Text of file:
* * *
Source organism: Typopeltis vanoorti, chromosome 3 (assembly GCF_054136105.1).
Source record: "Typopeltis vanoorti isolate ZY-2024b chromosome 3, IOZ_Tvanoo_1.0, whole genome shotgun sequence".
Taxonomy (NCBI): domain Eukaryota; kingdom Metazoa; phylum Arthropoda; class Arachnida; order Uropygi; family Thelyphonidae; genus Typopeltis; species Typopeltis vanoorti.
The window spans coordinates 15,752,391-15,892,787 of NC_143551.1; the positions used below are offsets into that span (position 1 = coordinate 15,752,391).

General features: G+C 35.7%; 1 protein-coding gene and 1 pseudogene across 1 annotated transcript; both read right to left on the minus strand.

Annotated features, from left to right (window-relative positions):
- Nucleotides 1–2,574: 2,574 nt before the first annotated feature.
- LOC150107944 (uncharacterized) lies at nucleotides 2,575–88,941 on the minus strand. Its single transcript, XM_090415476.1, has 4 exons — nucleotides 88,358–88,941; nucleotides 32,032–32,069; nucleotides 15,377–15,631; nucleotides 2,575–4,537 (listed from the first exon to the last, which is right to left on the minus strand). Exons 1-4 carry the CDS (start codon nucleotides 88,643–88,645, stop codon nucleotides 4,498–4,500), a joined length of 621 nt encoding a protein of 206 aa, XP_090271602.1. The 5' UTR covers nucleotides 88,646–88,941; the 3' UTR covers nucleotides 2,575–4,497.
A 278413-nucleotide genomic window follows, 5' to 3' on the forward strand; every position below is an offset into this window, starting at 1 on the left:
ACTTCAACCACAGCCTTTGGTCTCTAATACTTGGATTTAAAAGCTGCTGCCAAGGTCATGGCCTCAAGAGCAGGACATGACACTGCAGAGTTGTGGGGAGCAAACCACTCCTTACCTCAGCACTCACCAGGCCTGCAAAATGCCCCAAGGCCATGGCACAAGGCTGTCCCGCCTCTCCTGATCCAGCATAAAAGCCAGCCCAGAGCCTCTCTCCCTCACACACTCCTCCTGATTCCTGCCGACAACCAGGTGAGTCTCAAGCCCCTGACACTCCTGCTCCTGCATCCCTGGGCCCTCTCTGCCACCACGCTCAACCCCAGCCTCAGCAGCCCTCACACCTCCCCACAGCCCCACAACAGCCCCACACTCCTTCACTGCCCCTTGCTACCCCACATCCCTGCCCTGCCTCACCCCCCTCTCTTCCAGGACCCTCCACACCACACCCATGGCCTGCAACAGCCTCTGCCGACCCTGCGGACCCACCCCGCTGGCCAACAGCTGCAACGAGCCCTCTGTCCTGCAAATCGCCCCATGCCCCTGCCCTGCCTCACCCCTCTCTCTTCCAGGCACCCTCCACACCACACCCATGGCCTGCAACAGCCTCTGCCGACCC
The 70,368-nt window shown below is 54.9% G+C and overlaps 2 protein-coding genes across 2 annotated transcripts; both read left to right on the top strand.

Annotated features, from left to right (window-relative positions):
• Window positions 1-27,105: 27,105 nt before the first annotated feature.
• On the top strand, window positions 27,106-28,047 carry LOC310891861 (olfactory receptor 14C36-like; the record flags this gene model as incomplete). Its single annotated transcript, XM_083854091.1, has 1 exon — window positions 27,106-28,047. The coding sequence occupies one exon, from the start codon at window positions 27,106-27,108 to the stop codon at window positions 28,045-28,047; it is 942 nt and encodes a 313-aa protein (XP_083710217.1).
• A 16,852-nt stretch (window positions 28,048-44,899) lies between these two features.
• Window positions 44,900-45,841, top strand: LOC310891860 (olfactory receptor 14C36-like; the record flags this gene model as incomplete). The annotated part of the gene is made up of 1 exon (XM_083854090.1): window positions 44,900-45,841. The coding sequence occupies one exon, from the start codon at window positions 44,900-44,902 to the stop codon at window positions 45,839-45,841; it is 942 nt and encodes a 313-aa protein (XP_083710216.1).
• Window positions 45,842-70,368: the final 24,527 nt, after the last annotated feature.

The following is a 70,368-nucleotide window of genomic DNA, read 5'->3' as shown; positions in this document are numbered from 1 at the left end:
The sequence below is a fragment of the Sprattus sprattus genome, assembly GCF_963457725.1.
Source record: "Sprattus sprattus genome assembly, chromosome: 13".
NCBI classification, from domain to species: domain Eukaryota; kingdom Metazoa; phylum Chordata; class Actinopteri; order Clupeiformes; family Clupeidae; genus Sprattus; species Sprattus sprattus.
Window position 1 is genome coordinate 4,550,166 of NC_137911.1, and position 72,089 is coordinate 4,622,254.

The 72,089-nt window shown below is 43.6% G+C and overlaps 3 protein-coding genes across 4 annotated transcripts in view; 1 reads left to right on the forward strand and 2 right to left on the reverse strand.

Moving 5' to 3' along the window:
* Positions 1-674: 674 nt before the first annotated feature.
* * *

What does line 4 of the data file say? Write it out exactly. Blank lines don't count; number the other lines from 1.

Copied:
The window spans coordinates 15,752,391-15,892,787 of NC_143551.1; the positions used below are offsets into that span (position 1 = coordinate 15,752,391).